Francis William Weaver, Petitioner-appellant, v. United States of America, Respondent-appellee, 454 F.2d 315 (7th Cir. 1971)Annotate this Case
Francis William Weaver, pro se.
Donald B. Mackay, U. S. Atty., J. William Roberts, Asst. U. S. Atty., Spring-field, Ill., for respondent-appellee.
Before KILEY and FAIRCHILD, Circuit Judges, and CAMPBELL, Senior District Judge.*
KILEY, Circuit Judge.
The district court denied petitioner Weaver's motion1 to vacate a twelve year sentence imposed after revocation of his probation. Weaver has appealed. We affirm.
Weaver and a co-defendant were indicted on November 24, 1965, in two counts for violation of 18 U.S.C. § 472.2 Weaver, represented by retained counsel, pled not guilty. Subsequently Weaver's co-defendant pled guilty to both counts and was granted probation for five years. On June 26, 1966, Weaver, represented by different retained counsel, withdrew his not guilty plea and pled guilty to each count of the indictment. The court imposed an eighteen month sentence on Count I, suspended sentence and granted probation on Count II for a five year period commencing at the end of the eighteen month sentence on Count I.
On January 11, 1968 Weaver began the probation period, but was later charged with violating the terms of probation. The court, after a hearing, revoked his probation3 and imposed a twelve year sentence on Count II-three years less than the maximum term authorized under 18 U.S.C. § 472.4
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Weaver argues that on June 26, 1966 when he pled guilty, he was never made aware by the sentencing court, or anyone, that should he subsequently violate the terms of his probation he could upon revocation be resentenced to a period of imprisonment exceeding the period of probation that had been granted. It is not clear from his brief whether he claims that the court under Rule 11,5 should have warned him at the time the plea was entered of the consequences of revocation, or should have given the warning after accepting his plea, but before granting probation.
We reject the claim, if intended, that Rule 11 requires a court to warn a defendant of the consequences of revocation of probation, prior to accepting his guilty plea. No authority is cited to support that claim. In our view none could be cited since it is inconceivable to us that at arraignment, district court judges must add to the plain requirements of Rule 11 the burden of anticipating probation in accepting guilty pleas and warning of the consequences of revocation. The result would be not only the likelihood of confusion of the Rule 11 allocution, but also the raising of vain hopes in defendants who are beyond reasonable reach of probation. It would also be likely to invite guilty pleas from others who might find an implied promise of probation in the warning.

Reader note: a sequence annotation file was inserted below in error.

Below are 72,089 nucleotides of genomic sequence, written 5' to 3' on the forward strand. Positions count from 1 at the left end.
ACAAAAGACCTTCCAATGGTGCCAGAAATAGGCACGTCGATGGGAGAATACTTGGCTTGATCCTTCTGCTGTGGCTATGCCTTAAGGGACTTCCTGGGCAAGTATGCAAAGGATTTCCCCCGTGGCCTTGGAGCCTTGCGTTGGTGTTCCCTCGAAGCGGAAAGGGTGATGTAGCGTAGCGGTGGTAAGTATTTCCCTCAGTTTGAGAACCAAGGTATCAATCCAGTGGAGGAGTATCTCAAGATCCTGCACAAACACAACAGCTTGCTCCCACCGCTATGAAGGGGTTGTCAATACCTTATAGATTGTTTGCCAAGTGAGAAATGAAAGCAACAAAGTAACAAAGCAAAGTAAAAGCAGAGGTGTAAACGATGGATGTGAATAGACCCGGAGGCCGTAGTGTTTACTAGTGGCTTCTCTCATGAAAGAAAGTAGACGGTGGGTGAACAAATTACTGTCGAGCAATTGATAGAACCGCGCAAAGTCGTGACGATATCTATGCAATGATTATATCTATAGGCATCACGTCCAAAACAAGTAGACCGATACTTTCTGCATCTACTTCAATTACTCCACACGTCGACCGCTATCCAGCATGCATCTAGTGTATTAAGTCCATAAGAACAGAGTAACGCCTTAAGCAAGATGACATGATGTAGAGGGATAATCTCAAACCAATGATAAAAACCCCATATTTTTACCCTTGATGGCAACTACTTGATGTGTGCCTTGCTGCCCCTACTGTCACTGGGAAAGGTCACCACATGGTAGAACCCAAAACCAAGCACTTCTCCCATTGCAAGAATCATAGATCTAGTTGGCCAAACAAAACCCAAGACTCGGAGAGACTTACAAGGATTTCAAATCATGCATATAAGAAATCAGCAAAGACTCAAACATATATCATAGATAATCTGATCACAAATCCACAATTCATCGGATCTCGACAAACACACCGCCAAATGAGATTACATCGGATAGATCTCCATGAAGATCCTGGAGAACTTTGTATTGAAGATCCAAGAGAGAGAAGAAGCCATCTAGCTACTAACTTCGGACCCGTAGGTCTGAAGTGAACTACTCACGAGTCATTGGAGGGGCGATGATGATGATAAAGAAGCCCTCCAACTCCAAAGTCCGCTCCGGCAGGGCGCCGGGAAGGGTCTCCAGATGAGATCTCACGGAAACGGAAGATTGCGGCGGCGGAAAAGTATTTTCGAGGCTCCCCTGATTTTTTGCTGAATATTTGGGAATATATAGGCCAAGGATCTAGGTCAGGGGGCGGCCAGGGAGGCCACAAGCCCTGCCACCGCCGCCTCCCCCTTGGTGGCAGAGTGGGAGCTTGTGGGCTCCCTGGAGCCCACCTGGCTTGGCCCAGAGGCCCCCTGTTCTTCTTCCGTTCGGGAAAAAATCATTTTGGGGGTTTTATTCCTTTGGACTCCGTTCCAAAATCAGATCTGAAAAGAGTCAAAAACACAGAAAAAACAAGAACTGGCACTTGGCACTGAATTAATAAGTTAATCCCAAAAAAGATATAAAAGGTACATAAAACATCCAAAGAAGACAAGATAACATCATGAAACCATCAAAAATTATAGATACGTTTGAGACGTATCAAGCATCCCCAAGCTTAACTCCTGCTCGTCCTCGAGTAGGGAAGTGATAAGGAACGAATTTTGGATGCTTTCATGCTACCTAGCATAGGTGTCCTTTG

We shall accordingly assume that Weaver intended the second alternative: that after pleading guilty but prior to the original sentencing he was never informed by the court that if probation was granted but later revoked he could be sentenced for a period exceeding the period of probation imposed. In resolving the issue we shall assume also, but not decide, that Rule 11 required the judge to determine whether Weaver understood before the original sentencing the consequences of revocation of probation.6
The record shows that prior to entry of the guilty plea, and in response to a direct question by the court, Weaver replied that he understood the penalty under each count. After entry of the plea, but prior to the original sentencing, Weaver acknowledged in an extencing, colloquy with the judge that there was no reason why the court could not impose the "extreme penalty" for the offense. He said he understood that sentences of fifteen years could be imposed on each count, making a total of thirty years if they did not run concurrently. Moreover, Weaver's attorney, in pleading for a minimal sentence, stated he had counseled the defendant "repeatedly over the past several weeks" and that Weaver was aware of the seriousness of the charges against him, in view of the penalties which they carried.
The prosecutor then recommended the original eighteen month sentence and probation. However, before accepting those recommendations, the court put further questions to the defendant. In response, Weaver said he understood that his probation could be revoked for "any violation of any laws." He also replied that he understood that "the court is very strict and severe" for a violation of probation and that he " [would] not have another chance."
The court then found Weaver guilty on both counts, imposing the recommended sentence on the first count, and the five year probationary period on the second. Weaver acknowledged that he was receiving a suspended sentence on Count II. In answer to other questions by the judge, Weaver answered that he understood that the court had "control over [him] for about six years," and that if he made a mistake and violated any law, "the court [would] be severe in punishment." (Emphasis added.)